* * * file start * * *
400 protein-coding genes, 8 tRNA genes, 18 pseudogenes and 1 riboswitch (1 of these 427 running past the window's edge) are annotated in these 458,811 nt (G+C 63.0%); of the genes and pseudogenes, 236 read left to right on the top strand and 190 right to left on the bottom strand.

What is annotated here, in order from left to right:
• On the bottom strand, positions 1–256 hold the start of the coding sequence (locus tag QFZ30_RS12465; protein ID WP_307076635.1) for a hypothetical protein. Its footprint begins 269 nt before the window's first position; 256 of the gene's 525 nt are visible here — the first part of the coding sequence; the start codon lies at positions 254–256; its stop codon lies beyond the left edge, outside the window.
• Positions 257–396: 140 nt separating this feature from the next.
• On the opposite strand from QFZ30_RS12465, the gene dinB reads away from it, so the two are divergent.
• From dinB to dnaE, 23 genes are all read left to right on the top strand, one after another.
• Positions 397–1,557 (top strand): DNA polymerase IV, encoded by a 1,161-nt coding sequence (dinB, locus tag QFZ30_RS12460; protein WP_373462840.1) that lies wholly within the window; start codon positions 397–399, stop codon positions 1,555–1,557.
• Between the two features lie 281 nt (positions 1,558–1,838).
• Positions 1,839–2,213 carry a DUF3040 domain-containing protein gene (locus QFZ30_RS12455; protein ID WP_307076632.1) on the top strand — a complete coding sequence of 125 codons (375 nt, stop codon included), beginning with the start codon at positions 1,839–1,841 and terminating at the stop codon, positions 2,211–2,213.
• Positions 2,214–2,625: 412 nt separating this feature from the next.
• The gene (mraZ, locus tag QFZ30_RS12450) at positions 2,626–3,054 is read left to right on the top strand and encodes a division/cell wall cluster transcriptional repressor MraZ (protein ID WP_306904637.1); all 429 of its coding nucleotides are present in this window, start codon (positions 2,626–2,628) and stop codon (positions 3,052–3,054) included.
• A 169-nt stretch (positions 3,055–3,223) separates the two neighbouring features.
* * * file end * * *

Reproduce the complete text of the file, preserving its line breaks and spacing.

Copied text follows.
400 protein-coding genes, 8 tRNA genes, 18 pseudogenes and 1 riboswitch (1 of these 427 running past the window's edge) are annotated in these 458,811 nt (G+C 63.0%); of the genes and pseudogenes, 236 read left to right on the top strand and 190 right to left on the bottom strand.

What is annotated here, in order from left to right:
• On the bottom strand, positions 1–256 hold the start of the coding sequence (locus tag QFZ30_RS12465; protein ID WP_307076635.1) for a hypothetical protein. Its footprint begins 269 nt before the window's first position; 256 of the gene's 525 nt are visible here — the first part of the coding sequence; the start codon lies at positions 254–256; its stop codon lies beyond the left edge, outside the window.
• Positions 257–396: 140 nt separating this feature from the next.
• On the opposite strand from QFZ30_RS12465, the gene dinB reads away from it, so the two are divergent.
• From dinB to dnaE, 23 genes are all read left to right on the top strand, one after another.
• Positions 397–1,557 (top strand): DNA polymerase IV, encoded by a 1,161-nt coding sequence (dinB, locus tag QFZ30_RS12460; protein WP_373462840.1) that lies wholly within the window; start codon positions 397–399, stop codon positions 1,555–1,557.
• Between the two features lie 281 nt (positions 1,558–1,838).
• Positions 1,839–2,213 carry a DUF3040 domain-containing protein gene (locus QFZ30_RS12455; protein ID WP_307076632.1) on the top strand — a complete coding sequence of 125 codons (375 nt, stop codon included), beginning with the start codon at positions 1,839–1,841 and terminating at the stop codon, positions 2,211–2,213.
• Positions 2,214–2,625: 412 nt separating this feature from the next.
• The gene (mraZ, locus tag QFZ30_RS12450) at positions 2,626–3,054 is read left to right on the top strand and encodes a division/cell wall cluster transcriptional repressor MraZ (protein ID WP_306904637.1); all 429 of its coding nucleotides are present in this window, start codon (positions 2,626–2,628) and stop codon (positions 3,052–3,054) included.
• A 169-nt stretch (positions 3,055–3,223) separates the two neighbouring features.